Pope Francis has joined pilgrims in St Peter’s Square to preside over the funeral of his predecessor, who resigned from the papacy in 2013.
The dome of St Peter’s basilica at the Vatican was shrouded in mist as the cypress-wood coffin containing Pope Benedict XVI’s body was brought out and placed on the steps.
There was applause from the faithful who had gathered for the funeral.
Benedict was then interred in a tomb beneath the basilica.
Clergy from around the world had come – cardinals in red vestments, nuns and monks in their dark robes.
Pope Francis was brought out on to the dais in a wheelchair.
Latin chants sung by the Sistine Chapel choir echoed across the square. The mood was solemn and subdued.
Daniele, a teacher, who had met the former pontiff at a church in Rome, told me the weather matched the occasion. “The fog represents the mystery of Pope Benedict, the mystery of death and life.”
During the Mass, concelebrated by cardinals, bishops and priests, Pope Francis spoke of “wisdom, tenderness and devotion that he bestowed upon us over the years”.
“Benedict, faithful friend of the Bridegroom,” he said referring to Jesus, “may your joy be complete as you hear his voice, now and forever.”
Some 50,000 mourners came to the funeral, according to police. Official delegations were there from Italy and from former Pope Benedict’s home country of Germany. Other leaders, including the king and queen of Belgium attended in a private capacity.
Benedict’s death brings to an end the era of a pope and a former pope living side by side in the Vatican – an unprecedented situation brought about by Benedict’s resignation almost a decade ago.
In February 2013, I stood watching in St Peter’s Square as he flew away from the Vatican in a helicopter, at the end of his pontificate.
The ceremonies surrounding his death have been simpler than those for a sitting pope.
Over the past few days, some 200,000 people came to the Vatican to pay their respects to the former pontiff, as he lay in state in front of the main altar in St Peter’s Basilica.
On the day before the funeral, I joined the long line of visitors and mourners queuing to view his body. Dressed in red and gold vestments, he had a rosary clasped in his white, waxy hands.
There was no display of usual papal regalia like the silver staff, a sign that he was no longer Pope when he died.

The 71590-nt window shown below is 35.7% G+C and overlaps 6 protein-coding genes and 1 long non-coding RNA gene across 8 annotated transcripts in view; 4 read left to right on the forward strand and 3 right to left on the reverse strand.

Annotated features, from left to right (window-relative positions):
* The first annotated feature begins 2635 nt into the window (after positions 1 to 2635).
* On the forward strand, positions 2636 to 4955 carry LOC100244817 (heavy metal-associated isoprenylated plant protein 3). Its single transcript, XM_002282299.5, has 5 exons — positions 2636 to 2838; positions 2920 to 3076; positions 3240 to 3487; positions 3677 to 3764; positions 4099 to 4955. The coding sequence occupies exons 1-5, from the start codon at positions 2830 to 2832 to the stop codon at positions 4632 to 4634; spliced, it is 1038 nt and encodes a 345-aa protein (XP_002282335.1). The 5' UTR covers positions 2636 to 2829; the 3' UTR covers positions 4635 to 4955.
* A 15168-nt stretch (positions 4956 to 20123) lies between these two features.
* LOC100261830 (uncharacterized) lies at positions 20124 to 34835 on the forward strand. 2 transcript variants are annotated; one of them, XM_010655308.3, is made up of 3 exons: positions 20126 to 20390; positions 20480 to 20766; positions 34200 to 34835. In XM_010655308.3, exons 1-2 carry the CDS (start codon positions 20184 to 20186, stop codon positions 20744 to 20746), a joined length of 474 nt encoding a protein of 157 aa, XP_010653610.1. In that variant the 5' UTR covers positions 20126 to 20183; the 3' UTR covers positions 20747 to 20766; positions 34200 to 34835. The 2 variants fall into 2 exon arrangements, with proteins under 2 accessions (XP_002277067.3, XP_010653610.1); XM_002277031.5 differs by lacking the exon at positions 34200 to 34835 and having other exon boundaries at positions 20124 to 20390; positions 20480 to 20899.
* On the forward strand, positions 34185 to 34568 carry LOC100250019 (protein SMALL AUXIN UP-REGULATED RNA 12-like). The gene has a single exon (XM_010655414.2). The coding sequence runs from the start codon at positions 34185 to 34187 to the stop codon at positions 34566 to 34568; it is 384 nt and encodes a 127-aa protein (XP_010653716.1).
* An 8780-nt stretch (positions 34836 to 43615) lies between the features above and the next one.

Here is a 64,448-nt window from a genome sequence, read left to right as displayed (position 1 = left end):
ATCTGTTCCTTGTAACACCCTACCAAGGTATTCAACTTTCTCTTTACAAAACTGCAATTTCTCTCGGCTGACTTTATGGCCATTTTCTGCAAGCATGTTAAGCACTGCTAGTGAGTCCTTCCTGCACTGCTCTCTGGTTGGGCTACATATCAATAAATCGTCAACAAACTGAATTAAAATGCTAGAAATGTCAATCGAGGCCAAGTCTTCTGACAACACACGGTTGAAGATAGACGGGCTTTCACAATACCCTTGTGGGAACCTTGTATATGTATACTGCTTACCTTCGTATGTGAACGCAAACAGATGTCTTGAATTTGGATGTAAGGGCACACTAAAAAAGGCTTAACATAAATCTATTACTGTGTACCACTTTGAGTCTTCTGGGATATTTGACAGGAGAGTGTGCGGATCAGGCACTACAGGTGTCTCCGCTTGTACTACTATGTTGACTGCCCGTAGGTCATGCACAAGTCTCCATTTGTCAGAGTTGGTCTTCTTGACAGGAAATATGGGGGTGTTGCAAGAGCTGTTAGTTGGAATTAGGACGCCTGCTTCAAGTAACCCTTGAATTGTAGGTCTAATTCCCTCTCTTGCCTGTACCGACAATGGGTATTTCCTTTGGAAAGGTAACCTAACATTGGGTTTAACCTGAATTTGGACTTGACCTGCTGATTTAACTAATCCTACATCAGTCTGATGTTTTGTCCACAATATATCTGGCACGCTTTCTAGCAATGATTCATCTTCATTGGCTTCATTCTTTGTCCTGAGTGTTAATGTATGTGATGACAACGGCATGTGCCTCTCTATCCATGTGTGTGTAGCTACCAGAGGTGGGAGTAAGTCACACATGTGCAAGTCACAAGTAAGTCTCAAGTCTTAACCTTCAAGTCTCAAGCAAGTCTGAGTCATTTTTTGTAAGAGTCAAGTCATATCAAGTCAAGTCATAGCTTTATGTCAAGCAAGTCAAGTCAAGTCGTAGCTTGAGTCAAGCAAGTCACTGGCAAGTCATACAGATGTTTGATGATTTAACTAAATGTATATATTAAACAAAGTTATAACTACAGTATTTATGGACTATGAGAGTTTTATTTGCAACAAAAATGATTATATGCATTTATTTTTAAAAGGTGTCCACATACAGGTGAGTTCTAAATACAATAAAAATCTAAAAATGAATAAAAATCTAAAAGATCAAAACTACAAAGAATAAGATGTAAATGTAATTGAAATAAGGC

But in line with tradition, a lead tube containing an account of Benedict’s papacy, as well as other items, including Vatican coins minted during his reign, were placed in the coffin.
At the end of the service, the choir sang “May the angels lead you into paradise.” Pope Francis placed his hand on the wooden coffin in a final prayer, before it was carried away, to be sealed and placed in another coffin of zinc and an outer one of wood.
It was buried in the crypt under St Peter’s Basilica, where Pope John Paul II was originally interred in 2005 before his body was moved up to a chapel, after his beatification.
While many leading figures have praised Benedict since his death – paying tribute to his theological studies – there has also been criticism, particularly by victims of sexual abuse by Catholic clergy.
The Snap Survivors network said the former pope “virtually ignored the burning problem of clergy sexual abuse during his tenure in office”.
“In his more than 25 years as the world’s most influential religious figure, Pope Benedict XVI fell short in protecting children and adults around the world.”
In St Peter’s Square, feelings about the former pope were mixed. Gaia from Sardinia said that while Benedict had been “a very good pope, I prefer Pope Francis. I think that he’s closer to people in 2023”.
Simona from Monza in northern Italy told me she was concerned that Francis might follow Benedict’s example and retire.
Christopher Lamb, Vatican correspondent of the Catholic magazine The Tablet, said Francis now faced a new moment in his pontificate but he expected him to continue his pace of reform within the Church.
“The death of Benedict does leave it open for Francis to step down if he wishes but I wouldn’t bet on it because this Pope really has a lot to accomplish in terms of reforms.